As a Mississippian who currently resides in Texas, I observed the voter referendum, Initiative 65, take form. Interestingly, the voters would decide the fate of a law designed to launch Mississippi forward to join 34 other states in providing scientifically proven benefits (and hope) for a very narrow group of families who suffer under a set of 22 debilitating conditions. Initiative 65 would provide those families with the legal means to alleviate conditions that no compassionate individual would wish on another.

Initiative 65 became the epitome of a bittersweet moment. Bitter, because the politicians tasked with enacting laws to support residents of Mississippi completely failed their constituents, forcing voters to solve a problem that politicians should solve. Sweet, because residents took charge to implement significant and meaningful improvement.

As events unfolded, I noted efforts by elected officials to thwart and confuse Initiative 65. When 68.5% of the voters approved Initiative 65, I witnessed the relief and appreciation from one of my dearest friends who could soon receive some merciful assistance. Then I watched with heartfelt dismay the Mississippi Supreme Court overrule the will of the people by shamefully silencing the voice of the voters.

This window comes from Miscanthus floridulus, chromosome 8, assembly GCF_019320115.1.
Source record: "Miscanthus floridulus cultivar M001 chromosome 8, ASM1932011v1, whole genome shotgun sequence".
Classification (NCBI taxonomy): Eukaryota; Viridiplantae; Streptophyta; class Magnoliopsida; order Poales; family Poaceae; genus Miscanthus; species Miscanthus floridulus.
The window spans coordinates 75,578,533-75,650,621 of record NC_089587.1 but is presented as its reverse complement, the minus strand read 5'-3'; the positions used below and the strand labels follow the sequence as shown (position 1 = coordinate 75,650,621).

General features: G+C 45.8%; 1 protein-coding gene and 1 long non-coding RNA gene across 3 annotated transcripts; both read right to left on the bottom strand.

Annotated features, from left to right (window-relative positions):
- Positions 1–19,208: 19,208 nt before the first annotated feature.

Time and time again, elected and appointed politicians shrink from opportunity and instead hoist the ageing banner of status-quo mediocrity. Yet Mississippi, as a veritable horn of plenty, overflows with opportunity for leadership to solve the many ills of society that include not only medical support for the suffering, but also poverty, educational issues, racial harmony, upward class mobility, and economic growth.

Politicians throughout Mississippi dishonored their elected office and constituents with their neglect to proactively solve a problem that Initiative 65 solved. Via Initiative 65, voters enacted a solution to a problem. And the 6 members of the Mississippi Supreme Court disgraced the state by championing more mediocrity and highlighting Mississippi’s superpower to shun progress.

To those residents who feel abandoned by the elected and appointed officials, please do not lose hope. John 1:5 reminds, “And the light shineth in darkness . . .” A day approaches when continual failures to represent and support Mississippians will entice the sons and daughters of Mississippi who currently succeed elsewhere to return to the great state of Mississippi. And on that day they will bring light in the form of experience, know-how, problems-solving, and opportunity to proactively solve issues for those residents who languish under poor and misguided leadership.

Jay Knighton

The Woodlands, Texas

Formerly of Corinth

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